Pueblo chiles have been cultivated by the Puebloan peoples of New Mexico for centuries. The Acoma Pueblo chile pepper is mild, with a lightly flavorful pungency. The Isleta Pueblo chile pepper develops a fruity sweet flavor as it grows into its red chile state. The Zia Pueblo chile pepper develops a bitter-sweet flavor when it matures into its red color, and its heat is similar to the ‘Heritage 6-4’.
These ancient Pueblo varieties should not be confused with chile peppers grown in Pueblo, Colorado, a variety of the guajillo chili, otherwise known as the mirasol pepper. They are distinct in and of themselves, but are not related to New Mexico chile.
Rio Grande chile
Along the rest of the Rio Grande, outside of the Hatch Valley, multiple other locations grow award-winning chiles in their own right.
Towns and cities across New Mexico have strong chile traditions, including; Chimayo, Española, Corrales, Lemitar, and San Antonio; and from Bosque Farms to Los Ranchos de Albuquerque in the Albuquerque area.
Outside of New Mexico
|Scoville scale||500–2,500 SHU|
An Anaheim pepper is a mild variety of the cultivar ‘New Mexico No. 9’ and commonly grown outside of New Mexico. It is related to the ‘New Mexico No. 6 and 9’, but when grown out of state they have a higher variability rate. The name ‘Anaheim’ derives from Emilio Ortega, a farmer who brought the seeds from New Mexico to the Anaheim, California, area in 1894.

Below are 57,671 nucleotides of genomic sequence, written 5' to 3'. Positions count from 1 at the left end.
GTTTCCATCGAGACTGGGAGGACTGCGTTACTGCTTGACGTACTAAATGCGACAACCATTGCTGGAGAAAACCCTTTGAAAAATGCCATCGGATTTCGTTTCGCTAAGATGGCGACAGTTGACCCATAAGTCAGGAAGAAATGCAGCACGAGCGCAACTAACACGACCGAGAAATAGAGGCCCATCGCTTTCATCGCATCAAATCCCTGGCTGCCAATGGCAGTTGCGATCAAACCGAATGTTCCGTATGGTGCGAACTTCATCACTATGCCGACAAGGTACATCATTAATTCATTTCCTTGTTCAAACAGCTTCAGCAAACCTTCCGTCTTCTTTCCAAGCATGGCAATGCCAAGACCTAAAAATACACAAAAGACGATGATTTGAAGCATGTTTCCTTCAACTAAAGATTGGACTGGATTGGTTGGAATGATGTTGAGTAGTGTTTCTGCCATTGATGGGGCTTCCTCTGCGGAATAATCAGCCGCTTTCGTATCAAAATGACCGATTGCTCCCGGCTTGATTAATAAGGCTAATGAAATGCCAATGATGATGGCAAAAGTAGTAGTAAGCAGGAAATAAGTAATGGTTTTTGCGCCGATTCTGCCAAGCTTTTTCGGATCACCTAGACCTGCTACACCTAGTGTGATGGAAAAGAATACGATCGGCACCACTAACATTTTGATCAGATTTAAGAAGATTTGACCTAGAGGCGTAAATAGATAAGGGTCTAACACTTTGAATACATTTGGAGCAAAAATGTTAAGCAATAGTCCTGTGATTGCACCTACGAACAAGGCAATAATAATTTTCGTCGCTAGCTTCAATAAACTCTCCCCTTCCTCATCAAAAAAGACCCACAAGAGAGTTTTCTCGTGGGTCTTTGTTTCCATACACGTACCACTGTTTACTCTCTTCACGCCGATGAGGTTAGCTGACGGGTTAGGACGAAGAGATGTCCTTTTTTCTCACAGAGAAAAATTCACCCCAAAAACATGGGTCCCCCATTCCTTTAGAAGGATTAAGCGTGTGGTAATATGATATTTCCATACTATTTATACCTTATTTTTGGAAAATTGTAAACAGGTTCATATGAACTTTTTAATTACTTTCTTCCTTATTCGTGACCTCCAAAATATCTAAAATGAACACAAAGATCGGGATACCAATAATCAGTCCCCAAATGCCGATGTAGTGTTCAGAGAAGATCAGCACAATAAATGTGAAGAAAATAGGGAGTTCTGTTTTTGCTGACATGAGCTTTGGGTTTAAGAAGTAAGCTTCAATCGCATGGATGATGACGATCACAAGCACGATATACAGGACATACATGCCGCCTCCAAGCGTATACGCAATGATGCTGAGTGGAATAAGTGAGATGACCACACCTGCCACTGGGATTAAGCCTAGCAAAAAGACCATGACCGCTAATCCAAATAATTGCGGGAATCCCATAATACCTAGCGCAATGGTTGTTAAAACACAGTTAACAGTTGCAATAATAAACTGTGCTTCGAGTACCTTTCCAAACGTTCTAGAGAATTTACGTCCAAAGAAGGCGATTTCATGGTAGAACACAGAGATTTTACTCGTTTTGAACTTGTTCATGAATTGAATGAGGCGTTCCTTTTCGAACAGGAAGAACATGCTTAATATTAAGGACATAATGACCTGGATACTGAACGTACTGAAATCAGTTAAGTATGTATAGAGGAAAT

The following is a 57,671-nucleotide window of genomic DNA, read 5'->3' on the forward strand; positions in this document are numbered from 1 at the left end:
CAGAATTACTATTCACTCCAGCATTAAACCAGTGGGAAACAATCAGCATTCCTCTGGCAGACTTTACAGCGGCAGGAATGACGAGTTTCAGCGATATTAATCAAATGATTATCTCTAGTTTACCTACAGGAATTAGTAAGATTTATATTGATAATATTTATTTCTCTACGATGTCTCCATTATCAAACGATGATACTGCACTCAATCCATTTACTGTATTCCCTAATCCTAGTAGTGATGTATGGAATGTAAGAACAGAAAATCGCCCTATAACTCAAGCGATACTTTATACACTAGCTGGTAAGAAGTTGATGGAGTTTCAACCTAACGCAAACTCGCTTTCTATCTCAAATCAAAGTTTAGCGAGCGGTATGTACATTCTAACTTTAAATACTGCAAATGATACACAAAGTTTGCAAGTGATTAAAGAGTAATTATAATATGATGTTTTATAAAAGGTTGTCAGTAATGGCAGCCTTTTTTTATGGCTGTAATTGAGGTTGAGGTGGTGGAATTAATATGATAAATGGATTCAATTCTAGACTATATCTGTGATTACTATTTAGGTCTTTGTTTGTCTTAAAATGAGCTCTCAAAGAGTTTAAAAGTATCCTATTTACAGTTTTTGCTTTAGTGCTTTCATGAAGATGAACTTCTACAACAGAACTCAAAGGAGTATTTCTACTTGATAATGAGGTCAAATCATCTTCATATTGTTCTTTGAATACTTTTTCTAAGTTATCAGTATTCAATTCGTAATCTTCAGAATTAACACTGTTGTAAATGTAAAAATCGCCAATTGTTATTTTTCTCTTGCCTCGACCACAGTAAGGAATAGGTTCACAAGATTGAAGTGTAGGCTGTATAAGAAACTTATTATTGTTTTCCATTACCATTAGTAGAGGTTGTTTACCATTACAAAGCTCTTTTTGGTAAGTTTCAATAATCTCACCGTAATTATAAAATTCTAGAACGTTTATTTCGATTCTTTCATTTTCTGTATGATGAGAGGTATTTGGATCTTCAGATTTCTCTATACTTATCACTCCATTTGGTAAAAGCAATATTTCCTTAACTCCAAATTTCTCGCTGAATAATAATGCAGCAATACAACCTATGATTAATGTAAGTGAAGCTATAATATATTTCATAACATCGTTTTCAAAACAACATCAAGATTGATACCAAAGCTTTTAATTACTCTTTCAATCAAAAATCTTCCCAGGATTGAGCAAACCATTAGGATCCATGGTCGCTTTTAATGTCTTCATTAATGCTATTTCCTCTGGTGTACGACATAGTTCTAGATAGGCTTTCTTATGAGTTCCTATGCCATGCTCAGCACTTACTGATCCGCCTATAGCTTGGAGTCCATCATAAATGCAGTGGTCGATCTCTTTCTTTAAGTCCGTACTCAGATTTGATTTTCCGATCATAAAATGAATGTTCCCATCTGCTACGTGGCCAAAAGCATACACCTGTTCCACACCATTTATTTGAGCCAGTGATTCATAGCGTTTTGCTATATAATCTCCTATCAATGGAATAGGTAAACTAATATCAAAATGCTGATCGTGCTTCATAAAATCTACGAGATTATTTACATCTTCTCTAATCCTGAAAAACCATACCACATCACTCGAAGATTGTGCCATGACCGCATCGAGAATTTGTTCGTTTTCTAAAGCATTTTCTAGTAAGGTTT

|Nutritional value per 75 grams|
|Energy||30 kJ (7.2 kcal)|
|Dietary fiber||1.1 g|
|Vitamin A equiv.||
|Pantothenic acid (B5)||
|†Percentages are roughly approximated using US recommendations for adults.|
Green chiles are served roasted and peeled, whole or diced, and in various sauces. The most common uses for these diced chiles, or sauces, is in enchiladas, burritos, burgers, french fries, or rice. They are also served whole raw or as fried or baked chiles rellenos. New Mexican-style chiles rellenos follow the much more traditional Mexican technique of being covered with egg batter and fried, although variations and casseroles do exist.
The red chile, the matured green chile, is frequently dried and ground to a powder. These dried or powdered peppers are turned into a red chile sauce. The dried peppers are rehydrated by boiling in a pot, and then blended with various herbs and spices, such as onion, garlic, and occasionally Mexican oregano. The red chile powder is usually simply blended with water, herbs, and spices.
Serving both red and green chile sauces on a dish is sometimes referred to as “Christmas” style. Both green and red chile can be dried and turned into a powder, though this is more common with red chile.
Chile roasting refers to roasting of green chiles, most commonly occurring during harvest season, in autumn, throughout New Mexico. The process can be done at the time of purchase, in an oven (horno), or at home.
The commercial process, done at purchase, usually involves an operator taking the part as chile roaster which involves standing near and turning a cylindrical cage drum over propane fueled flames, ensuring the chile pods are heated on every side, as they shed their skins; this ensures the chile skins blister appropriately, to allow for easier peeling of the chile. This process is the most popular method, since the smell has become a staple during the early New Mexican autumn, it offers a physical display of the chile, it offers the sound of the chiles crackling, the sight of the blistering and falling skins, accompanied by the widely distributed smell of the roasting peppers.